Yesterday I sent my portfolio to a list of publishers and magazines for the first time. Today I’ve got a headache, I’m checking emails every other minute and I’m pretending to be working on something important while I can’t even concentrate. I should just call it a day off. So far I got one answer: “Thank you very much!”. I spent the next 15 minutes asking myself whether that exclamation mark had some deep meaning in it I needed to encrypt. Was it a hopeful exclamation mark, or just a kind one, or, even worse, a bored one? Of course, there’s no answer to it. I’m just feeling vulnerable and I guess it’s time to cope with it.

When one week ago I started building my new website from a blank webpage, the first thought I had was: “I’m not ready”. My work seemed a confused set of drawings I had no idea how to organize. “I’m not ready to get out there”, I said to myself.  And “there” meant the foggy yet fascinating book and editorial market, a place I hadn’t dared to ask myself in so far. 

It’s a place I’ve always looked at from the cozy protection of my studio (that is, my living room), wondering if I’d ever been good enough to work there. I’ve worked and studied and worked on myself for the past year always aiming at that goal. Criticising my own work like I thought an art director would do; slowly feeling more self-confident, surer of what I was doing, happier with what my hands were able to produce. So happy that at the beginning of February I thought: it’s time.

 

 

 

 

I wanted to build a new website with a portfolio that could look professional and show that I can handle longer projects, that I know how to deal with texts and images. And I wanted a coherent portfolio, not a scary mix of styles and personalities. That’s why as soon as I started working on the website and had all my illustrations opened on the computer screen a part of me thought “Not yet”. Not yet because I don’t have only one style. Not yet, because there are things I like, but in a couple of months I know I could do better. Not yet, because I might receive a lot of “no” and it might be painful. Not yet, because there are always a lot of good reasons for keeping you inside your comfort zone.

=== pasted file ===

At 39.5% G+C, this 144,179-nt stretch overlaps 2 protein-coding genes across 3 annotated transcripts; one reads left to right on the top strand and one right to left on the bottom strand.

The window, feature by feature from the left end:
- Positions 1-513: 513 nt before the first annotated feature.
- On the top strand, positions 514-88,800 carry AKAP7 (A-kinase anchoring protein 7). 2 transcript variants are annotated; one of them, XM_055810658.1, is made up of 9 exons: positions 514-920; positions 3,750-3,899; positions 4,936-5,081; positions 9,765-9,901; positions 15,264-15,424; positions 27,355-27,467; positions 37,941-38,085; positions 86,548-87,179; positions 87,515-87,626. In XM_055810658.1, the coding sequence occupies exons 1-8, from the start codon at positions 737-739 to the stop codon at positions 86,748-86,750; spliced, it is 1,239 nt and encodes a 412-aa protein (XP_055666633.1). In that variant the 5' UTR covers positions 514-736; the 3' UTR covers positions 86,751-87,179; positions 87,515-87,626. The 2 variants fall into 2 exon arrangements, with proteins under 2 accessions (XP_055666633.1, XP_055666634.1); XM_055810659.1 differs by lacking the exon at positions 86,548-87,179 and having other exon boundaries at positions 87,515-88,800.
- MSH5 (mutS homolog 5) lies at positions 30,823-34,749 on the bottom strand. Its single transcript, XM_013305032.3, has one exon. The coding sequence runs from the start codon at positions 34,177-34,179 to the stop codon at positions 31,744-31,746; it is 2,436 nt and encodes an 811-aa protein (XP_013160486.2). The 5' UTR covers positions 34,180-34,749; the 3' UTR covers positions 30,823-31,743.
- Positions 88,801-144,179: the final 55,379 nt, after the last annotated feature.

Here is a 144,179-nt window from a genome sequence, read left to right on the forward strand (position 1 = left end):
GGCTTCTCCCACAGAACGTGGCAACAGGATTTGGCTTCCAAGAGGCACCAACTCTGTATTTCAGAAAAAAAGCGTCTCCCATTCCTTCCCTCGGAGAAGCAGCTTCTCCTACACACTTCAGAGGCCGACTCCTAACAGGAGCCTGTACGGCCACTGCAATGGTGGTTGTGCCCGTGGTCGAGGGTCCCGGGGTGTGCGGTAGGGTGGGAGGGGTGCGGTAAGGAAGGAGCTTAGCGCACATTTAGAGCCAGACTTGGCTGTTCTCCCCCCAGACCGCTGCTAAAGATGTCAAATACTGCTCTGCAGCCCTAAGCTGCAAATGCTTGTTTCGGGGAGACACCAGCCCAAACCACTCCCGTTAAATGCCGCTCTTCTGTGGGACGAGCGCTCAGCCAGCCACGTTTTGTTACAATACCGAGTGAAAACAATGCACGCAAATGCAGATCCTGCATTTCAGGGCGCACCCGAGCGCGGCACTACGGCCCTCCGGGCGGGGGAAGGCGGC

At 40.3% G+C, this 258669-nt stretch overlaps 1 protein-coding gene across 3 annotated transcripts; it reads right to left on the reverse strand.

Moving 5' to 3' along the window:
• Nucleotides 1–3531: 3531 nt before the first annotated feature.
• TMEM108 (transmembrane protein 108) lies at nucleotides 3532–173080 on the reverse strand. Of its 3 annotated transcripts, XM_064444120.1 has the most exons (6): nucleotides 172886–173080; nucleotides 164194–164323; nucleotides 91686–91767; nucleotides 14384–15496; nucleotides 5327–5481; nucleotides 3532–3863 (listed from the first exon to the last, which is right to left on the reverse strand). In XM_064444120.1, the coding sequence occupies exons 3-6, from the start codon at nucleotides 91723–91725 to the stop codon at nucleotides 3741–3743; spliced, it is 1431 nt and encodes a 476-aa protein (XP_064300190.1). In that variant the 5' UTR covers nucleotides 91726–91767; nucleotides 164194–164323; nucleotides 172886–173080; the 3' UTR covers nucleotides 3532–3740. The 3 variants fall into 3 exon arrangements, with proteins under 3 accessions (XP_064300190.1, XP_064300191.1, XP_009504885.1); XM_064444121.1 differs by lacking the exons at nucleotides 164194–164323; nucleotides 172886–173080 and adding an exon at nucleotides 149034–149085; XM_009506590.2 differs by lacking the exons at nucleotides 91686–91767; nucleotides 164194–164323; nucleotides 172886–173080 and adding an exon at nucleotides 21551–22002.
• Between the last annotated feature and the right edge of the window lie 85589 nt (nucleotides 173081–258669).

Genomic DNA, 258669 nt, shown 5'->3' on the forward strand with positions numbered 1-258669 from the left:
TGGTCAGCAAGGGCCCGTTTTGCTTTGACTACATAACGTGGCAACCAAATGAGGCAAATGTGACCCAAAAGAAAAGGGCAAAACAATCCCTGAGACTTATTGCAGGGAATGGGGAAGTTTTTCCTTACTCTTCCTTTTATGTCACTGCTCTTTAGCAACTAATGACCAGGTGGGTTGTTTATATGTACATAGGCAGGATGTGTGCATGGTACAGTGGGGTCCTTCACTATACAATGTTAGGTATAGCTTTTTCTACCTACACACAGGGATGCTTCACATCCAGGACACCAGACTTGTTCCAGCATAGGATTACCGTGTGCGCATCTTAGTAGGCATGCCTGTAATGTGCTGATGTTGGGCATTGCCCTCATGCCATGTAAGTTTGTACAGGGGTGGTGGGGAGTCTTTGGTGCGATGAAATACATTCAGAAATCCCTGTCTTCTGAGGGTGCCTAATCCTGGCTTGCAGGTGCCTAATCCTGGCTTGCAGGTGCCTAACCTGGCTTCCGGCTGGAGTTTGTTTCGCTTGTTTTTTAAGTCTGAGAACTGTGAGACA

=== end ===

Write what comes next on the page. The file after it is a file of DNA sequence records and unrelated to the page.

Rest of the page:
I took my time, I looked at a lot of online portfolios. I looked back at my illustrations and found again the reasons why I thought I was ready: they represent me and I wouldn’t feel bored nor scared if someone asked me to work with one of the styles I was going to present. In the end, it’s always me. I could be waiting, but no one forbids me to update my portfolio with new work whenever I want. There’s no harm in getting started.

 

 

 

 

Hence, I built the new website – which is here, by the way. All my last illustrations found the right place in it: some can already be seen on the static homepage, where I had fun (yes, in the end, I had fun!) creating a coherent yet manifold composition, some only in the projects. I thought this was the best way to present my illustrations without forcing them into style limits that don’t belong to the way I work. With this online portfolio, I presented my work to publishers and magazines yesterday. Each email I sent felt like jumping from a trampoline and endlessly waiting to reach the water. I’m sure tomorrow it’ll all be fine – with or without answers. But for now, let me and my headache refresh the inbox a little bit more.

 

 

 

 

P.s.: The illustrations you see in this post were my entries to Hoppipolla‘s Christmas Cards Competition. The last one was selected and became part of December 2017 surprise box.